Understanding the mathematics of scaling towards a sustainable future for humanity.

There are some truly pressing problems in our times. These concern the survival of humanity. They can range from environmental to socio-economic such as climate change, world poverty, migration and gender inequality. These are problems which are prevalent in every city around the world. 

Today, the world is urbanizing at an alarming rate. The population is reaching unsustainable levels, especially since resources are finite. Growing population brings with it growing rates of crime, inequality and pollution. Thus, it is now more urgent than ever that we model and understand our cities better. 

While cities can be the problem, they can also point us towards a potential solution. They can be facilitators of social interaction leading to innovation. Due to their multi-variate and highly non-linear nature, cities have evaded a quantitative understanding until now. However, recent insights in the field of complex adaptive systems could be the key to solving these important problems.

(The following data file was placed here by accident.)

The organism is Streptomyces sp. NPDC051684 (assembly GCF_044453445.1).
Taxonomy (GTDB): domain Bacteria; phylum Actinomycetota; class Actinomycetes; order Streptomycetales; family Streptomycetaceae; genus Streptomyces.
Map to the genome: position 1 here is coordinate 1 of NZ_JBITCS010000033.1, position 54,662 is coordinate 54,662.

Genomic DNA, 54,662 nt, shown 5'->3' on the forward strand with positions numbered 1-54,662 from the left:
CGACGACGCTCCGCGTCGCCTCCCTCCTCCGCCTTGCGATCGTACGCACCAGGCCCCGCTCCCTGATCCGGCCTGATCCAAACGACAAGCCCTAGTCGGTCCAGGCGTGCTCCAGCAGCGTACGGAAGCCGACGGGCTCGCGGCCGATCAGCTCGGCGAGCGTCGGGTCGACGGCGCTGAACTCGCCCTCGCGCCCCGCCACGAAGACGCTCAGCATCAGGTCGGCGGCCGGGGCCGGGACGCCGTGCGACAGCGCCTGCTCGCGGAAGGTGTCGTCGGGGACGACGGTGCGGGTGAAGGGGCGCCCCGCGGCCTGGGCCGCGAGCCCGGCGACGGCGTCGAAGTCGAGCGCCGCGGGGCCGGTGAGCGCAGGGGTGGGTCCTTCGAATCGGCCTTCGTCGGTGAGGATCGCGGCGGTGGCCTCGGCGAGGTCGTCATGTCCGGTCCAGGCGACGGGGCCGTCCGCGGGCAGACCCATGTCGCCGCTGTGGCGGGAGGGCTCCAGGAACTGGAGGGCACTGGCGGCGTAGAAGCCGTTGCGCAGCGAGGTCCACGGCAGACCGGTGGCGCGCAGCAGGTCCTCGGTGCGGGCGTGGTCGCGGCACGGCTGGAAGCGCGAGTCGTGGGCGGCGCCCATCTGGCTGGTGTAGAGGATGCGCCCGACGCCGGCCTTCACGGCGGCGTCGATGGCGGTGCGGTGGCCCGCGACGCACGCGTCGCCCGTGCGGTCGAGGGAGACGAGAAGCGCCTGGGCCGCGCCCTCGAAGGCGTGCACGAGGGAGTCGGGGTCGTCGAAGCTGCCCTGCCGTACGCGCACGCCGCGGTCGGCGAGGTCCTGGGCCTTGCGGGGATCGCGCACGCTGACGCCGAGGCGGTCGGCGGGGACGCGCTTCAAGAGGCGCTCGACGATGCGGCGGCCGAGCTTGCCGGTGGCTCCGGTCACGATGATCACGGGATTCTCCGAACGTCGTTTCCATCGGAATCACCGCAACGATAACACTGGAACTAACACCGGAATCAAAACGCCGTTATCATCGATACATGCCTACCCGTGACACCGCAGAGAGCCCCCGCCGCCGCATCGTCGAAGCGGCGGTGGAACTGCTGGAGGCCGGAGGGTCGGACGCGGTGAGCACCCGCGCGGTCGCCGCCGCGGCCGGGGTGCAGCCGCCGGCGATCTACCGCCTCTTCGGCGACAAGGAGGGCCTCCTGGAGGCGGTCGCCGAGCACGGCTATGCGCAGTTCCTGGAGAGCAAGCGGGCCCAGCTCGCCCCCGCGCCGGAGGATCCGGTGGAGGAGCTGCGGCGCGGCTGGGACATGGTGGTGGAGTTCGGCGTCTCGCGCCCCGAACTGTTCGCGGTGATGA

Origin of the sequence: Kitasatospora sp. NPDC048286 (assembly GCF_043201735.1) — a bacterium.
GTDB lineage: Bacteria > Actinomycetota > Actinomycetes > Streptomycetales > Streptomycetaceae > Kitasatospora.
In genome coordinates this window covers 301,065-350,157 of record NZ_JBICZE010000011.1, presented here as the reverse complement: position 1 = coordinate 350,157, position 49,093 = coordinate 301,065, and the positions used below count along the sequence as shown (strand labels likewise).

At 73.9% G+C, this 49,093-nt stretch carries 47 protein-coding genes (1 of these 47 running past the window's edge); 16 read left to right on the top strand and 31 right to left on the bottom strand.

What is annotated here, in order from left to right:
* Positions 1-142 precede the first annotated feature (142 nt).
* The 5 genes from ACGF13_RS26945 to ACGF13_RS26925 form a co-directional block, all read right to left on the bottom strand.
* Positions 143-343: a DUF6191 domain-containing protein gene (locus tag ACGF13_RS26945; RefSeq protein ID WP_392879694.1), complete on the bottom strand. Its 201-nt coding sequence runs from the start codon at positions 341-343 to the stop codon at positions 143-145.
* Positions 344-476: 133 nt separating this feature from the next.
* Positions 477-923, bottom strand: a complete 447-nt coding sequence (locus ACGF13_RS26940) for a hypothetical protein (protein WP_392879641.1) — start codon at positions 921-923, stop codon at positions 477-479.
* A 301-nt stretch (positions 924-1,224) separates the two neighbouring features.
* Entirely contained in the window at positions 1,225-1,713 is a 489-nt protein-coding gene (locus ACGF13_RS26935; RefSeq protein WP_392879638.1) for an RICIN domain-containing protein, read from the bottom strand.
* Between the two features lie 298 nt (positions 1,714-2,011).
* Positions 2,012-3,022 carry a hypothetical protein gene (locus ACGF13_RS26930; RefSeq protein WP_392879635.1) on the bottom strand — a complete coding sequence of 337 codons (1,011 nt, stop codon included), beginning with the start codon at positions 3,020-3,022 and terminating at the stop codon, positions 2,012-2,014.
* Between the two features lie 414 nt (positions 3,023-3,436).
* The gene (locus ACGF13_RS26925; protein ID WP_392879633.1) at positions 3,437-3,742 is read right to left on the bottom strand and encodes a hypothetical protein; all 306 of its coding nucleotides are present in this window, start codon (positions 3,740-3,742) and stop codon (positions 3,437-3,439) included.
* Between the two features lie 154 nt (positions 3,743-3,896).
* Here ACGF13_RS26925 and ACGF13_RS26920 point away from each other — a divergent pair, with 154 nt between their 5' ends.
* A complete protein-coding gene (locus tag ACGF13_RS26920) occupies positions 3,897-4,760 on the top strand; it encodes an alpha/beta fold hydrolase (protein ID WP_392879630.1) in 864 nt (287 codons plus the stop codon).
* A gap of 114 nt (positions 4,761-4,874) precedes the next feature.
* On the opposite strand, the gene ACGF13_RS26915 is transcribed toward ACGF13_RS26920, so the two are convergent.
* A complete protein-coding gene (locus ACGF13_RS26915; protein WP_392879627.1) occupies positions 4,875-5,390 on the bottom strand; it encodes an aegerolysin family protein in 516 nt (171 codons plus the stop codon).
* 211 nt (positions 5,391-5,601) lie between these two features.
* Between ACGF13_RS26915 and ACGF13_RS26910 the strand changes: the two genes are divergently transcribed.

A key feature of complex adaptive systems is the scaling properties they follow. These scaling properties are underpinned by predictive mathematical frameworks and can be written as power law equations. Such an equation looks like:

Y = A * X^k, 

The value of the exponent k determines the type of growth in the system. Linear growth — where if X doubles, Y doubles, and so on — results if k = 1.

‘Sub-linear scaling’ is the case where k < 1, in which changes in X result in less-than-proportionate changes in Y: if X doubles, Y will increase by less than double.

In physics, such scaling is observed in things like Kepler’s Laws, which relate the time period of a planet orbiting the sun and its radius. (In this case, k = 2/3.)